Chile's President Gabriel Boric on Sunday night conceded in light of a major referendum defeat that the Chilean people were not satisfied with the proposed Constitution and pledged to work on new a proposal in the future.
Chileans on Sunday decisively rejected a proposed new constitution to replace the one adopted during the reign of Augusto Pinochet. Count result showed that nearly 62 percent voted against it as compared to less than 40 percent in favor.
"This decision requires that we work with more effort, more dialogue, respect and affection, until we arrive at a proposal that interprets for us all," the president said in a national speech, adding that he will call up a round of talks with officials on Monday morning to collect proposals from different sectors.
Social upheaval that began in 2019 provided the impulse to overhaul the constitution and Chileans approved the redrafting of the constitution in a referendum on October 25, 2020, in which more than 7.5 million votes were cast.
The 388-article draft rejected on Sunday was written over the course of the last year by a convention of 154 citizens tasked with replacing the document written during the rule of Pinochet that focuses on private rights and free market principles.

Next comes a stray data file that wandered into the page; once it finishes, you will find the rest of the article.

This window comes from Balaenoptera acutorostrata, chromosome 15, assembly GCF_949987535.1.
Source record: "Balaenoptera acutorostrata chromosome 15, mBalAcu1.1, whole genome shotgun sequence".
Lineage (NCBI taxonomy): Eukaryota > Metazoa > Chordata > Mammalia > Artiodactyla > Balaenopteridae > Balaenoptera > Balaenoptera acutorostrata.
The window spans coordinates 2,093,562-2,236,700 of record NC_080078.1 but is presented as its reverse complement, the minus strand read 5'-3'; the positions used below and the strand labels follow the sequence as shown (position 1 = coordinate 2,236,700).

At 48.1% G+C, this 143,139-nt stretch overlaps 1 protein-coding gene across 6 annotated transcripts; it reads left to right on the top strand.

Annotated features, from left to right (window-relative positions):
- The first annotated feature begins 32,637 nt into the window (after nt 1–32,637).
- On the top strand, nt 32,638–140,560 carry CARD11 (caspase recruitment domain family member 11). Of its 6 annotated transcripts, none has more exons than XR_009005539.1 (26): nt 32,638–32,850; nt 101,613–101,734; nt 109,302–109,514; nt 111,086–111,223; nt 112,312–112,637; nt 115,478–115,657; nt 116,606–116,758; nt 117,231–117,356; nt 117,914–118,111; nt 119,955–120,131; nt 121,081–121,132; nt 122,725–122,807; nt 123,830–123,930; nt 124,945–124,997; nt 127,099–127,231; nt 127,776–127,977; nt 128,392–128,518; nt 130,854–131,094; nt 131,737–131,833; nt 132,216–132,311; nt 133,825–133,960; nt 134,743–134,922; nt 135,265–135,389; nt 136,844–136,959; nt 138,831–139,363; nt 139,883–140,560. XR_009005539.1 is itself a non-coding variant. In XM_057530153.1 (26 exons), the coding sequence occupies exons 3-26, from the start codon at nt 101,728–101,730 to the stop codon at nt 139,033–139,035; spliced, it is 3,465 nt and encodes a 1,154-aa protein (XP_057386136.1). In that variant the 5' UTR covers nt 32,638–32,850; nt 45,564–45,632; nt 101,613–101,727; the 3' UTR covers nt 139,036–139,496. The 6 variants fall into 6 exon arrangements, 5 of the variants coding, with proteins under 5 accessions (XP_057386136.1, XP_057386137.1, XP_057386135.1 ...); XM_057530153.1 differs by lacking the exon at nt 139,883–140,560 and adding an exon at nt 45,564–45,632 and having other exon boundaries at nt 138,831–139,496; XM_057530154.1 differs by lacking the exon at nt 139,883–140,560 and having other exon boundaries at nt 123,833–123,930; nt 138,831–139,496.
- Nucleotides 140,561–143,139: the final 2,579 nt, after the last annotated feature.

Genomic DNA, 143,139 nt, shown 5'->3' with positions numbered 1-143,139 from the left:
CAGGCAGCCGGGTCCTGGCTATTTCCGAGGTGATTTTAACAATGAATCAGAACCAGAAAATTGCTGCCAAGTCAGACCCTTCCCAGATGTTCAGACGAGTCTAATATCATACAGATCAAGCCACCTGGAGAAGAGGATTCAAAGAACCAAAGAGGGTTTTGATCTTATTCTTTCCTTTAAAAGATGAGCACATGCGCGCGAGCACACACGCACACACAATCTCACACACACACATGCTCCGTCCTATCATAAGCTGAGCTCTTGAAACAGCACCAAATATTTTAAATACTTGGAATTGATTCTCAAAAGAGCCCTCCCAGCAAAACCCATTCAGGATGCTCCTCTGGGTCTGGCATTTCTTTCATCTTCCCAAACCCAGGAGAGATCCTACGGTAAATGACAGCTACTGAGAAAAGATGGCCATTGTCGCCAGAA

It proposes structural reforms to social protection systems, establishes a plurinational and decentralized state, and puts an emphasis on women's rights and the environment. But some feared the new text would generate instability and uncertainty, which could then harm the economy.
Among the chief concerns of opponents was the prominence given to the country's Indigenous peoples, who make up close to 13 percent of the 19 million strong population.
Proposals to enshrine reproductive rights and protect the environment as well as natural resources such as water, which some say is exploited by private mining companies, also garnered much attention.